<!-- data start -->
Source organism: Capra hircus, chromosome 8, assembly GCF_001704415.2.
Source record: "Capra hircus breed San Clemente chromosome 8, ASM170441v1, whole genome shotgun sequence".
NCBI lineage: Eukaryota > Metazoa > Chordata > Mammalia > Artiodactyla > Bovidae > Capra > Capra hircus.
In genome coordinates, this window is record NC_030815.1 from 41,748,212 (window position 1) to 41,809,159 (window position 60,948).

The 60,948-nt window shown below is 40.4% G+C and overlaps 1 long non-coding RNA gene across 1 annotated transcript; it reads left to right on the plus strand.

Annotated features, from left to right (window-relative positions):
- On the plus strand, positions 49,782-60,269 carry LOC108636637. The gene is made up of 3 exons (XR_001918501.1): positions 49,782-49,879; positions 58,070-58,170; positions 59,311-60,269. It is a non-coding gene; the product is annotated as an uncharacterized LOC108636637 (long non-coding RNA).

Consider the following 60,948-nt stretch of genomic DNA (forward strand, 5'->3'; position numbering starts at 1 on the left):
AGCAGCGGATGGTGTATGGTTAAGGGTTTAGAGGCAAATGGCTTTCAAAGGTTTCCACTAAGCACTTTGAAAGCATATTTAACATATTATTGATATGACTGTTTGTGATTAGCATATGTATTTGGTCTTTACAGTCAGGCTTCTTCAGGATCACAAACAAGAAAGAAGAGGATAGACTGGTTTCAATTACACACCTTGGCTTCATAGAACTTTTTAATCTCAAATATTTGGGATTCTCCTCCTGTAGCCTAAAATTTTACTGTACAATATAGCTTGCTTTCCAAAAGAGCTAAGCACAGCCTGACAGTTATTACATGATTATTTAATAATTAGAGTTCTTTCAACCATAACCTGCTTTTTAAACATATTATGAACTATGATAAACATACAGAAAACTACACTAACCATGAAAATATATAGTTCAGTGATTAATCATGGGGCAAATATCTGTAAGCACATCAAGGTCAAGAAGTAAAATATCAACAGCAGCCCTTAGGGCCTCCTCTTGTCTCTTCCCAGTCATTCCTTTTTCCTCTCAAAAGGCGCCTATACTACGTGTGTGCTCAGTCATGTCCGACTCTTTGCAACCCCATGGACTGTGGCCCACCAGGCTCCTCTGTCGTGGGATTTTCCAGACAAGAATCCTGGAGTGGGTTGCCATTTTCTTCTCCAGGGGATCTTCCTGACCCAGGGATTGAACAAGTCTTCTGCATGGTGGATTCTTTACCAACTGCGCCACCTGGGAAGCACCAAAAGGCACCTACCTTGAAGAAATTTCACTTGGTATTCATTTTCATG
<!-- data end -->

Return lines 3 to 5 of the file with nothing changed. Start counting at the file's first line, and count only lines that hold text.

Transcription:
NCBI lineage: Eukaryota > Metazoa > Chordata > Mammalia > Artiodactyla > Bovidae > Capra > Capra hircus.
In genome coordinates, this window is record NC_030815.1 from 41,748,212 (window position 1) to 41,809,159 (window position 60,948).

The 60,948-nt window shown below is 40.4% G+C and overlaps 1 long non-coding RNA gene across 1 annotated transcript; it reads left to right on the plus strand.